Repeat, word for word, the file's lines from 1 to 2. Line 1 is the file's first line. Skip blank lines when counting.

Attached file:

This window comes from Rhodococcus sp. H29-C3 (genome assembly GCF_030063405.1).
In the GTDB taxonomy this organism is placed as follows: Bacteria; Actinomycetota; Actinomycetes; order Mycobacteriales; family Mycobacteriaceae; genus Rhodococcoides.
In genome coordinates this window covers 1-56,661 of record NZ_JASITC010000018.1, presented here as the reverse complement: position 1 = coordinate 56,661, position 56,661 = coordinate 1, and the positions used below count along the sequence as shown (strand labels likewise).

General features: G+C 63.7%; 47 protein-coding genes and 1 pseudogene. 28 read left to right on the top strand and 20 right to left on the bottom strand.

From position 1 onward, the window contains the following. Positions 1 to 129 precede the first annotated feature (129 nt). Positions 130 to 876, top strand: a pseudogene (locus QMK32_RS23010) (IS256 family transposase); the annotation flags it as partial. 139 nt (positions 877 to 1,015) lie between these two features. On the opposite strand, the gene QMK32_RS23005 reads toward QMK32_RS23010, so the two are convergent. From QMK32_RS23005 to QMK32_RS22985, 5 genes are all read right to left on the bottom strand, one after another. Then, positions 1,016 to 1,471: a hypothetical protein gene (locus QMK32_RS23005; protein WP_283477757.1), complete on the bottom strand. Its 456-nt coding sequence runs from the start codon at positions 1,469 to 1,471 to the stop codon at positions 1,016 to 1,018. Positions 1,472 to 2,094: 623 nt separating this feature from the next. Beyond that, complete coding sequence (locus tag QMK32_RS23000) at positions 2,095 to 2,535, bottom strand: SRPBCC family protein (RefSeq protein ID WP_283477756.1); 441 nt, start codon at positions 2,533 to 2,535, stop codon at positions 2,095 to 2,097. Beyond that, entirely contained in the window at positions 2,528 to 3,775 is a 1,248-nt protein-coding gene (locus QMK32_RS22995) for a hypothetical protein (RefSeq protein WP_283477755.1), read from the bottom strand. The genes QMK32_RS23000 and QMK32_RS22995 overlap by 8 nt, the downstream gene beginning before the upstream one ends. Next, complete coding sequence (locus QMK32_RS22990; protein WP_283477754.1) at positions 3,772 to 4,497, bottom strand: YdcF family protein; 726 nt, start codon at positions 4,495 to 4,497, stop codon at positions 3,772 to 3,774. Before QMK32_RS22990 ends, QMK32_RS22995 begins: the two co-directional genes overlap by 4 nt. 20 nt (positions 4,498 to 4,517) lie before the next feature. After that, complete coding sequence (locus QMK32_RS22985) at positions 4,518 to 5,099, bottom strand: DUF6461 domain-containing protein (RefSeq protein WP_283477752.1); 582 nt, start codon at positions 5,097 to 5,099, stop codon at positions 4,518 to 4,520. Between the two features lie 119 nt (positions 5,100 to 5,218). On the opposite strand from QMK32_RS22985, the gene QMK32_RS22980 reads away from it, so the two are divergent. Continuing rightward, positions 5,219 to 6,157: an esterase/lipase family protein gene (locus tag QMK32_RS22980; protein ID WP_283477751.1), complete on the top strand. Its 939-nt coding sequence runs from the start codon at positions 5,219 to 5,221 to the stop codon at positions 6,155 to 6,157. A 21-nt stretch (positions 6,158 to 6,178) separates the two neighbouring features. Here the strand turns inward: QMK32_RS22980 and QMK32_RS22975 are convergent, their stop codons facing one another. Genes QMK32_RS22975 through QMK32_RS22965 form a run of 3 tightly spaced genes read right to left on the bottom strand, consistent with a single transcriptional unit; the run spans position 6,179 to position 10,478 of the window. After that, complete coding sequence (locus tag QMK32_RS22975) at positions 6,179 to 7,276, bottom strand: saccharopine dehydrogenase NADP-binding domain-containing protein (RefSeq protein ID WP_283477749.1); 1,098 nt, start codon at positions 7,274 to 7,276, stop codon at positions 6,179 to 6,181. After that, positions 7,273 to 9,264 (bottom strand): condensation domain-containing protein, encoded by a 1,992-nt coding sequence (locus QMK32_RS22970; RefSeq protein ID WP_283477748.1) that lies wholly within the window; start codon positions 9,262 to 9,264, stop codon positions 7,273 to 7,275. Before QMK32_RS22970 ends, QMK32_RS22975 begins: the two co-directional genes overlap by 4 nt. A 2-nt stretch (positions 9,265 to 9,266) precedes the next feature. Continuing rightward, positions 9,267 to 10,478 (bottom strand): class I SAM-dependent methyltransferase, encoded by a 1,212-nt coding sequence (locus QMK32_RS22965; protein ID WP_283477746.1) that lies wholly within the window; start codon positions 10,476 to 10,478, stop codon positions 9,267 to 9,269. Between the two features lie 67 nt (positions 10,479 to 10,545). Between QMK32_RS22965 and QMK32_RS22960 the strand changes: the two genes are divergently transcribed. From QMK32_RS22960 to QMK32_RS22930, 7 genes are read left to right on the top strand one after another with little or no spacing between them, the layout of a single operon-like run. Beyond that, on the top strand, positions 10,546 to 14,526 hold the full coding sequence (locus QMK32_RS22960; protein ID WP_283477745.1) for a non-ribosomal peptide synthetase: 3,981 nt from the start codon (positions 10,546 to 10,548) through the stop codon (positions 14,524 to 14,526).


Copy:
This window comes from Rhodococcus sp. H29-C3 (genome assembly GCF_030063405.1).
In the GTDB taxonomy this organism is placed as follows: Bacteria; Actinomycetota; Actinomycetes; order Mycobacteriales; family Mycobacteriaceae; genus Rhodococcoides.